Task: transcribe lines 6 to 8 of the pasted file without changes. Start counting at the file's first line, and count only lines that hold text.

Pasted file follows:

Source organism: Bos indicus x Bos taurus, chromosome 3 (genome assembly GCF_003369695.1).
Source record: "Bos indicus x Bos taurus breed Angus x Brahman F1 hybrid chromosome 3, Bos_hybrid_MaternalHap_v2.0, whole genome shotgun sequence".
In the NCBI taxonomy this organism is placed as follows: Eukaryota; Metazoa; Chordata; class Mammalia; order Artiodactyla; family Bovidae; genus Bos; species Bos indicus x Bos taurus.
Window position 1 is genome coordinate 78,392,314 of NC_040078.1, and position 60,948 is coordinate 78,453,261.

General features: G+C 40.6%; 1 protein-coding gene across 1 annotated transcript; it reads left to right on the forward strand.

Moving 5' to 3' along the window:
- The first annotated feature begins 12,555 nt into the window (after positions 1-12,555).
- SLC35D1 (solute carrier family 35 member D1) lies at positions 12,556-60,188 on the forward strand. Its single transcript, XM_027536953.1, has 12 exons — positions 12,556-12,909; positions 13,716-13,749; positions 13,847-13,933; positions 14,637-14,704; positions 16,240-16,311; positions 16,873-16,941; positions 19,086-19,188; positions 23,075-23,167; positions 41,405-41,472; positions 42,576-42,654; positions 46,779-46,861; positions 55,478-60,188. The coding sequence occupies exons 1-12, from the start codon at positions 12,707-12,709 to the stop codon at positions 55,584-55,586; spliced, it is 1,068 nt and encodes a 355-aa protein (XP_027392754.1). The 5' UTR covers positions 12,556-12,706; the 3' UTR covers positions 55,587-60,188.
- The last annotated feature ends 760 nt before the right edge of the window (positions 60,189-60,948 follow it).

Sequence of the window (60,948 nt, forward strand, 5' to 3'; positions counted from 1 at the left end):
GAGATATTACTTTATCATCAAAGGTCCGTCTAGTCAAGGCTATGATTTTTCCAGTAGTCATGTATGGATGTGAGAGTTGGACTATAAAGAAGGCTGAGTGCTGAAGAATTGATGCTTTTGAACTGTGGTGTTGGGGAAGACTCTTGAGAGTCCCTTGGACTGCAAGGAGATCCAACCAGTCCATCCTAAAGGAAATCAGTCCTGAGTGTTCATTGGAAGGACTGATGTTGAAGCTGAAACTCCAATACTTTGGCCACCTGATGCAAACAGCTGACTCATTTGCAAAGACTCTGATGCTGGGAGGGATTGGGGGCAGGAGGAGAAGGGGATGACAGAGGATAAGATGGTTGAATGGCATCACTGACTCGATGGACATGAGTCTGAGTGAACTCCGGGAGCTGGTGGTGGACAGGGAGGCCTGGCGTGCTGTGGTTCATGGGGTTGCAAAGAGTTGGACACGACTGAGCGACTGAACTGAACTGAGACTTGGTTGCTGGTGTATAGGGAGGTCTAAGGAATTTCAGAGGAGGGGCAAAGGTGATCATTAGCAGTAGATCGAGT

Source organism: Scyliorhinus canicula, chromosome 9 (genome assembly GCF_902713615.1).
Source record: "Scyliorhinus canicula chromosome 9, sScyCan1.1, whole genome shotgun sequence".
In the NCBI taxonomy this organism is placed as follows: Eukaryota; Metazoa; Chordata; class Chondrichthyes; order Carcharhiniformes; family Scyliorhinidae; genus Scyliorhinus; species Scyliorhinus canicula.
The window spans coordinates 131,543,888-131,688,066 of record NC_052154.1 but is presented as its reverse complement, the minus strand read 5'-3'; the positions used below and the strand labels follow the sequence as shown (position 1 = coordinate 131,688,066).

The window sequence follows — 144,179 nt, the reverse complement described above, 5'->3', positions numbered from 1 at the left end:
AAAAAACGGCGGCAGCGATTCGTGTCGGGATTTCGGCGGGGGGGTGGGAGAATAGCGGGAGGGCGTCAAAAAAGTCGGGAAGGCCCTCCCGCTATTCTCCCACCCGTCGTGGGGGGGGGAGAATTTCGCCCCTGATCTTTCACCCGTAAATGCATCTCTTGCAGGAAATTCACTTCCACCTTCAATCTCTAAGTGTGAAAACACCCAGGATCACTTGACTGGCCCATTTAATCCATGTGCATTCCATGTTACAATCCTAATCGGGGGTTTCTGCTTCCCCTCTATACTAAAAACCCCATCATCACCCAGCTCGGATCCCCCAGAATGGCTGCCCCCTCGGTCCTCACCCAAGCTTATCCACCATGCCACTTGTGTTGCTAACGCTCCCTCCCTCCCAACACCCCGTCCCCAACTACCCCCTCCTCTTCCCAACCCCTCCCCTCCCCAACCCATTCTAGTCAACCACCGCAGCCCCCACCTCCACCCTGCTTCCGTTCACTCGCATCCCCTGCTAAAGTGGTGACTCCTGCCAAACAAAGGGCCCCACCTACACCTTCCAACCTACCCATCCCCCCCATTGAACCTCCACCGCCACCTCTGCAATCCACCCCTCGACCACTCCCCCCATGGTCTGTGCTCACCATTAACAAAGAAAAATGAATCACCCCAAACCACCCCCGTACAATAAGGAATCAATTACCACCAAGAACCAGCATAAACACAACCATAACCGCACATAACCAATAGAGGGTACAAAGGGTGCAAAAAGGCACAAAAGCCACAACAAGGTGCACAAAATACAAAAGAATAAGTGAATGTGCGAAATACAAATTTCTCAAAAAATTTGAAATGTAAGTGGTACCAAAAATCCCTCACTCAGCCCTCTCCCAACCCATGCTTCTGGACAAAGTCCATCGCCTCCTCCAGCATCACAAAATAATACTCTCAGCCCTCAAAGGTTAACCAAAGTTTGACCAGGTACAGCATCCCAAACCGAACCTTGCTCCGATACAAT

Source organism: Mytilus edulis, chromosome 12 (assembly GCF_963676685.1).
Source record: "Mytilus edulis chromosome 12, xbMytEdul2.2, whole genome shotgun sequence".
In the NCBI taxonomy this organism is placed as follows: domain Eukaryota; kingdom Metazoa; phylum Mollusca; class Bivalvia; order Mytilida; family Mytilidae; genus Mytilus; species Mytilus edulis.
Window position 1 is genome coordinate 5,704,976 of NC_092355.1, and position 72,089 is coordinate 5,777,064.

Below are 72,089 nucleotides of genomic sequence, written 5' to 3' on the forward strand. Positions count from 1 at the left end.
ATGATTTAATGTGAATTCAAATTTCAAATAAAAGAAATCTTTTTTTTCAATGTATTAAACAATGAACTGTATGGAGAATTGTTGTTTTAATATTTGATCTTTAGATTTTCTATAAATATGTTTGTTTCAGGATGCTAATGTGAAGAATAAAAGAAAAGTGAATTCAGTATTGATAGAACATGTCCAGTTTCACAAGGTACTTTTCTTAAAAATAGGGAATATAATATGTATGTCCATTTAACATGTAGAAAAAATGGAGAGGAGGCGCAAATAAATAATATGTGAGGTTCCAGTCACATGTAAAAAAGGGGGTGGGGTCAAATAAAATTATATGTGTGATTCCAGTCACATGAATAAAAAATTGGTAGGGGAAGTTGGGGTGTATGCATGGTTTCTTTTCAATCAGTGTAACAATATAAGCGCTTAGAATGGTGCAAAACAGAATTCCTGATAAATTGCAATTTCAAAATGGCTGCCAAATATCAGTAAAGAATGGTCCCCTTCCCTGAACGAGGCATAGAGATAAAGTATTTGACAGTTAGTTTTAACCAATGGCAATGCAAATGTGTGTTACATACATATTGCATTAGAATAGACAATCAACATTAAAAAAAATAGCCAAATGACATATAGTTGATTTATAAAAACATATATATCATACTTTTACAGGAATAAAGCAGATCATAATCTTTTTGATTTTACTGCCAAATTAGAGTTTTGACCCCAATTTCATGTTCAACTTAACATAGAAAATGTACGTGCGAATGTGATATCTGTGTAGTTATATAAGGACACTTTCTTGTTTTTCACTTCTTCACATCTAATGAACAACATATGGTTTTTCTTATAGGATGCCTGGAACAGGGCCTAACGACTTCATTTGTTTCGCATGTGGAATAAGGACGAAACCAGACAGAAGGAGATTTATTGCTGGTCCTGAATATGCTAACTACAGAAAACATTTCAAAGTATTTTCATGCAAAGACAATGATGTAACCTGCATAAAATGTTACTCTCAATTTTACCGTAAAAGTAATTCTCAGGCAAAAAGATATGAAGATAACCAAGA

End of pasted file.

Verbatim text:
Moving 5' to 3' along the window:
- The first annotated feature begins 12,555 nt into the window (after positions 1-12,555).
- SLC35D1 (solute carrier family 35 member D1) lies at positions 12,556-60,188 on the forward strand. Its single transcript, XM_027536953.1, has 12 exons — positions 12,556-12,909; positions 13,716-13,749; positions 13,847-13,933; positions 14,637-14,704; positions 16,240-16,311; positions 16,873-16,941; positions 19,086-19,188; positions 23,075-23,167; positions 41,405-41,472; positions 42,576-42,654; positions 46,779-46,861; positions 55,478-60,188. The coding sequence occupies exons 1-12, from the start codon at positions 12,707-12,709 to the stop codon at positions 55,584-55,586; spliced, it is 1,068 nt and encodes a 355-aa protein (XP_027392754.1). The 5' UTR covers positions 12,556-12,706; the 3' UTR covers positions 55,587-60,188.